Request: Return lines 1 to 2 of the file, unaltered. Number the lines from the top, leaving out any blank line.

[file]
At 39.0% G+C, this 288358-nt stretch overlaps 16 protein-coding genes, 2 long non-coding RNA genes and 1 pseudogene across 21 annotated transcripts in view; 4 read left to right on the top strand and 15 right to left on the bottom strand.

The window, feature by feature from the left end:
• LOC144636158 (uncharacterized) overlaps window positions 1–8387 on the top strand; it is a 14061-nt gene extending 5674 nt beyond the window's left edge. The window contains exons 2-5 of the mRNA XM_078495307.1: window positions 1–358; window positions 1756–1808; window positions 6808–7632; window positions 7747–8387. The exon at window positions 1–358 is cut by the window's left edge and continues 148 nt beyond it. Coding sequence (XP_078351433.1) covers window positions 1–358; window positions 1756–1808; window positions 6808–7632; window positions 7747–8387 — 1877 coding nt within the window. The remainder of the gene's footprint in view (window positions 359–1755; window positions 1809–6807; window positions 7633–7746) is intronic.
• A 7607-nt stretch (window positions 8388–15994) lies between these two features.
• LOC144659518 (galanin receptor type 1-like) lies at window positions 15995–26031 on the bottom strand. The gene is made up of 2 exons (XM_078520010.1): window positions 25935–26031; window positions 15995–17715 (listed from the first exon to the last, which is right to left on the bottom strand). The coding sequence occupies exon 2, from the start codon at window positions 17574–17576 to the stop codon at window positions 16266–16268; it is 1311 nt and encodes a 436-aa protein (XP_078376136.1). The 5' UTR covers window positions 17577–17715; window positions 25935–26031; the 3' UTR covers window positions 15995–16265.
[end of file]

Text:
At 39.0% G+C, this 288358-nt stretch overlaps 16 protein-coding genes, 2 long non-coding RNA genes and 1 pseudogene across 21 annotated transcripts in view; 4 read left to right on the top strand and 15 right to left on the bottom strand.

The window, feature by feature from the left end: